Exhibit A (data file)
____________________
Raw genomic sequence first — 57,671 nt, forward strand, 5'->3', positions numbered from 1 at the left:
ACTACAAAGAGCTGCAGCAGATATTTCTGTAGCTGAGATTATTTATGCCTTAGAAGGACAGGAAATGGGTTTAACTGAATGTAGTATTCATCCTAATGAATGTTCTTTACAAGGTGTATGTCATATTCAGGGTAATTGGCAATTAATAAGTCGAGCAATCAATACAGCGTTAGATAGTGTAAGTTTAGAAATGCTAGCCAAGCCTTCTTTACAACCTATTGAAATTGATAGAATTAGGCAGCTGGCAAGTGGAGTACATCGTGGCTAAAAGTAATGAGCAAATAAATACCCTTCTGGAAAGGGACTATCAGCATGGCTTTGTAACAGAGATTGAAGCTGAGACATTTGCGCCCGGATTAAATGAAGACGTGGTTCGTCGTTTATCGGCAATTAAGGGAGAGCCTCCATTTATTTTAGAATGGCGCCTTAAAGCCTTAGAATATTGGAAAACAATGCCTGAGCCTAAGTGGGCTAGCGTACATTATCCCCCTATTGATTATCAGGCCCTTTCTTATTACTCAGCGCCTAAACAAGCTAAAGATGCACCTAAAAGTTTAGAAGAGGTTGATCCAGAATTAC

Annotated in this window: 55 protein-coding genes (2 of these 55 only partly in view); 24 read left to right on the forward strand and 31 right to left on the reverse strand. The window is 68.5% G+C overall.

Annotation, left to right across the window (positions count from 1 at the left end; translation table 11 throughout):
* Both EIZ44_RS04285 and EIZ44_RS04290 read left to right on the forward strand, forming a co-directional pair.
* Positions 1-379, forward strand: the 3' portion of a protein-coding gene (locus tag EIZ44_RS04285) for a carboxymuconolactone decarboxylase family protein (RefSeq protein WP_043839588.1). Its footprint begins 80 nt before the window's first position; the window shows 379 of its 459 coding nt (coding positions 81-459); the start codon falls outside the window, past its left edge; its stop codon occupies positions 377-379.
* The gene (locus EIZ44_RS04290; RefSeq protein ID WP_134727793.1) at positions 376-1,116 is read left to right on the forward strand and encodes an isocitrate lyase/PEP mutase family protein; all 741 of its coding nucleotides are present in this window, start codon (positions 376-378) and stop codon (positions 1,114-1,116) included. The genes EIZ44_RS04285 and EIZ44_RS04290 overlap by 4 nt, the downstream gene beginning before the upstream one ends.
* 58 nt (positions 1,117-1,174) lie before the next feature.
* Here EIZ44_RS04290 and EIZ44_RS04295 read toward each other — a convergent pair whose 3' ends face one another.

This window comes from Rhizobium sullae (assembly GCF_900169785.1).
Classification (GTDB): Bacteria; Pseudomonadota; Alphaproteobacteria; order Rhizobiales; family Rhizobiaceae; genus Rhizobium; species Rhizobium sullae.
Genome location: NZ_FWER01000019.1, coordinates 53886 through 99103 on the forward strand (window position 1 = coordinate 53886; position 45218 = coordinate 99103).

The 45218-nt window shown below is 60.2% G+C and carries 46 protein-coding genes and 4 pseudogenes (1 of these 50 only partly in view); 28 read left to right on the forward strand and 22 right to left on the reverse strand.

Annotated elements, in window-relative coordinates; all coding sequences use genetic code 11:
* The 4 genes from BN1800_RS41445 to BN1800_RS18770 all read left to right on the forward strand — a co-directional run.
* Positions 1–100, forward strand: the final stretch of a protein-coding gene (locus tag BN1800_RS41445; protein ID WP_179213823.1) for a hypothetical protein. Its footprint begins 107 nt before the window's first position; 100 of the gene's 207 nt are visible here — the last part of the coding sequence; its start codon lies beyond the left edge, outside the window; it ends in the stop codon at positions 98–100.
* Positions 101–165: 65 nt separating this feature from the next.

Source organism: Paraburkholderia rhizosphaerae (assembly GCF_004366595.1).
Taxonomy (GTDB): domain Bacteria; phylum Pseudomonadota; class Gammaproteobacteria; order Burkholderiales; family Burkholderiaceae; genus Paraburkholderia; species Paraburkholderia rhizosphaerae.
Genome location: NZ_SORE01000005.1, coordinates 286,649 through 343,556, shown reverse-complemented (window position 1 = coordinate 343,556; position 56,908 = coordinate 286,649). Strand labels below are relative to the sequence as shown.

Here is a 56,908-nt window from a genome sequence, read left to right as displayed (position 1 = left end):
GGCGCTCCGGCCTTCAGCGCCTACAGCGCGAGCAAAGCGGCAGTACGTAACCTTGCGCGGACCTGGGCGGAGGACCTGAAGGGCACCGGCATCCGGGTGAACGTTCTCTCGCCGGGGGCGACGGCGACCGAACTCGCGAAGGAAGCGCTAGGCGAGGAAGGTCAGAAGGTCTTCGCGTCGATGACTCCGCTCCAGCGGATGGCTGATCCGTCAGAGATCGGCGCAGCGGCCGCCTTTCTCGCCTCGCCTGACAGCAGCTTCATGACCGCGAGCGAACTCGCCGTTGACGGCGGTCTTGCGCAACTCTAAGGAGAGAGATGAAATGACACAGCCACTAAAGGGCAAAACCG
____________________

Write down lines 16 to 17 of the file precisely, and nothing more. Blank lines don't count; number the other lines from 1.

* Positions 1–100, forward strand: the final stretch of a protein-coding gene (locus tag BN1800_RS41445; protein ID WP_179213823.1) for a hypothetical protein. Its footprint begins 107 nt before the window's first position; 100 of the gene's 207 nt are visible here — the last part of the coding sequence; its start codon lies beyond the left edge, outside the window; it ends in the stop codon at positions 98–100.
* Positions 101–165: 65 nt separating this feature from the next.